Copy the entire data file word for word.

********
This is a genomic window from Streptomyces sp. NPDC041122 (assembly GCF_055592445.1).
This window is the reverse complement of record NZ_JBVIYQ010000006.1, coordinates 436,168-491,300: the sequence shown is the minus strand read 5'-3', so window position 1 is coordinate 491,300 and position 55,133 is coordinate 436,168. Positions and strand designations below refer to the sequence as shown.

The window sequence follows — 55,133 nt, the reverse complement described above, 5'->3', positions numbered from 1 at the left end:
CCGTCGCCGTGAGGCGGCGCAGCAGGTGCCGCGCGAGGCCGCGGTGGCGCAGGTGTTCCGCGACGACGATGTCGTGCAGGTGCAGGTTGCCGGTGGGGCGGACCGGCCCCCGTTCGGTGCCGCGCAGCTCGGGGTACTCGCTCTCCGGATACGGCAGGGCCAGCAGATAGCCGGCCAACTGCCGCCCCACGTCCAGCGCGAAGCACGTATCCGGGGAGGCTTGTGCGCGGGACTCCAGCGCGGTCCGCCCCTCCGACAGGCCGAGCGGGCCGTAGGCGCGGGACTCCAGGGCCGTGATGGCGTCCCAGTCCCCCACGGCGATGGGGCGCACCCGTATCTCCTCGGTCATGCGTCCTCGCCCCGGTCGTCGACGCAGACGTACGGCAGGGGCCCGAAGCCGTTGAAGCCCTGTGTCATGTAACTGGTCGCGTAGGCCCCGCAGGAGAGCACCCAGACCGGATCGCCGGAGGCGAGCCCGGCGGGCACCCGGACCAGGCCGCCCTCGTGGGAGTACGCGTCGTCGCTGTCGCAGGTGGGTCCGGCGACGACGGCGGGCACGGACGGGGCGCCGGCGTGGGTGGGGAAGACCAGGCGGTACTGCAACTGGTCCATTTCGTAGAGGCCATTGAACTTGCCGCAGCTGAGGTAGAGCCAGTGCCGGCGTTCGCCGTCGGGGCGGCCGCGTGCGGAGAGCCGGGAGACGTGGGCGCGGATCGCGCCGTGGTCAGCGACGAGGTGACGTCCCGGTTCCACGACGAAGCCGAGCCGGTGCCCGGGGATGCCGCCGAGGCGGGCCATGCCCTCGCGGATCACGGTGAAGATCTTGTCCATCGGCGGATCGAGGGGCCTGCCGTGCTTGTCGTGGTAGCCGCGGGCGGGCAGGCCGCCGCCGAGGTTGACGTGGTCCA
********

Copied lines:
This is a genomic window from Streptomyces sp. NPDC041122 (assembly GCF_055592445.1).
This window is the reverse complement of record NZ_JBVIYQ010000006.1, coordinates 436,168-491,300: the sequence shown is the minus strand read 5'-3', so window position 1 is coordinate 491,300 and position 55,133 is coordinate 436,168. Positions and strand designations below refer to the sequence as shown.

The window sequence follows — 55,133 nt, the reverse complement described above, 5'->3', positions numbered from 1 at the left end:
CCGTCGCCGTGAGGCGGCGCAGCAGGTGCCGCGCGAGGCCGCGGTGGCGCAGGTGTTCCGCGACGACGATGTCGTGCAGGTGCAGGTTGCCGGTGGGGCGGACCGGCCCCCGTTCGGTGCCGCGCAGCTCGGGGTACTCGCTCTCCGGATACGGCAGGGCCAGCAGATAGCCGGCCAACTGCCGCCCCACGTCCAGCGCGAAGCACGTATCCGGGGAGGCTTGTGCGCGGGACTCCAGCGCGGTCCGCCCCTCCGACAGGCCGAGCGGGCCGTAGGCGCGGGACTCCAGGGCCGTGATGGCGTCCCAGTCCCCCACGGCGATGGGGCGCACCCGTATCTCCTCGGTCATGCGTCCTCGCCCCGGTCGTCGACGCAGACGTACGGCAGGGGCCCGAAGCCGTTGAAGCCCTGTGTCATGTAACTGGTCGCGTAGGCCCCGCAGGAGAGCACCCAGACCGGATCGCCGGAGGCGAGCCCGGCGGGCACCCGGACCAGGCCGCCCTCGTGGGAGTACGCGTCGTCGCTGTCGCAGGTGGGTCCGGCGACGACGGCGGGCACGGACGGGGCGCCGGCGTGGGTGGGGAAGACCAGGCGGTACTGCAACTGGTCCATTTCGTAGAGGCCATTGAACTTGCCGCAGCTGAGGTAGAGCCAGTGCCGGCGTTCGCCGTCGGGGCGGCCGCGTGCGGAGAGCCGGGAGACGTGGGCGCGGATCGCGCCGTGGTCAGCGACGAGGTGACGTCCCGGTTCCACGACGAAGCCGAGCCGGTGCCCGGGGATGCCGCCGAGGCGGGCCATGCCCTCGCGGATCACGGTGAAGATCTTGTCCATCGGCGGATCGAGGGGCCTGCCGTGCTTGTCGTGGTAGCCGCGGGCGGGCAGGCCGCCGCCGAGGTTGACGTGGTCCA